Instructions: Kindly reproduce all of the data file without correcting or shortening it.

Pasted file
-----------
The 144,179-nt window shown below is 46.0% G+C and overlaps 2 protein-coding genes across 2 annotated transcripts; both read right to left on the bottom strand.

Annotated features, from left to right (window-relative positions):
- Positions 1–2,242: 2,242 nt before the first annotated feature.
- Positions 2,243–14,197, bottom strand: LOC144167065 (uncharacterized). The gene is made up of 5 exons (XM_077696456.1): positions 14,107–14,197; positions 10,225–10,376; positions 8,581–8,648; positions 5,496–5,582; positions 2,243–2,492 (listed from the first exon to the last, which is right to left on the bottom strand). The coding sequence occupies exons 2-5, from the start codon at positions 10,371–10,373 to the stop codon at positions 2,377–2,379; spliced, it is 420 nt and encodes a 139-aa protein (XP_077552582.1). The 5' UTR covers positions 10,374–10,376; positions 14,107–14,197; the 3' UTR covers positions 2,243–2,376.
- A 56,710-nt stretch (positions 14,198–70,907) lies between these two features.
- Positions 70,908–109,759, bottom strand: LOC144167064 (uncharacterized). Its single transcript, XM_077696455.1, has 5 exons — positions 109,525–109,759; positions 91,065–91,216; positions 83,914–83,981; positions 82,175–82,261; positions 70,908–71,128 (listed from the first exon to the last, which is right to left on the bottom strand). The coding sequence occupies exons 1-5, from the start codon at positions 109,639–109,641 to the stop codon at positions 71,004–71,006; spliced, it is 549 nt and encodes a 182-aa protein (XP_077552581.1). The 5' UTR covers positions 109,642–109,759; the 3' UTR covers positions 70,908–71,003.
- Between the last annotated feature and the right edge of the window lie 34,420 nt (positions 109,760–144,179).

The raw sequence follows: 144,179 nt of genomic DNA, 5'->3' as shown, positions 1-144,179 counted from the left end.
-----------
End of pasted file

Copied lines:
The 144,179-nt window shown below is 46.0% G+C and overlaps 2 protein-coding genes across 2 annotated transcripts; both read right to left on the bottom strand.

Annotated features, from left to right (window-relative positions):
- Positions 1–2,242: 2,242 nt before the first annotated feature.
- Positions 2,243–14,197, bottom strand: LOC144167065 (uncharacterized). The gene is made up of 5 exons (XM_077696456.1): positions 14,107–14,197; positions 10,225–10,376; positions 8,581–8,648; positions 5,496–5,582; positions 2,243–2,492 (listed from the first exon to the last, which is right to left on the bottom strand). The coding sequence occupies exons 2-5, from the start codon at positions 10,371–10,373 to the stop codon at positions 2,377–2,379; spliced, it is 420 nt and encodes a 139-aa protein (XP_077552582.1). The 5' UTR covers positions 10,374–10,376; positions 14,107–14,197; the 3' UTR covers positions 2,243–2,376.
- A 56,710-nt stretch (positions 14,198–70,907) lies between these two features.
- Positions 70,908–109,759, bottom strand: LOC144167064 (uncharacterized). Its single transcript, XM_077696455.1, has 5 exons — positions 109,525–109,759; positions 91,065–91,216; positions 83,914–83,981; positions 82,175–82,261; positions 70,908–71,128 (listed from the first exon to the last, which is right to left on the bottom strand). The coding sequence occupies exons 1-5, from the start codon at positions 109,639–109,641 to the stop codon at positions 71,004–71,006; spliced, it is 549 nt and encodes a 182-aa protein (XP_077552581.1). The 5' UTR covers positions 109,642–109,759; the 3' UTR covers positions 70,908–71,003.
- Between the last annotated feature and the right edge of the window lie 34,420 nt (positions 109,760–144,179).

The raw sequence follows: 144,179 nt of genomic DNA, 5'->3' as shown, positions 1-144,179 counted from the left end.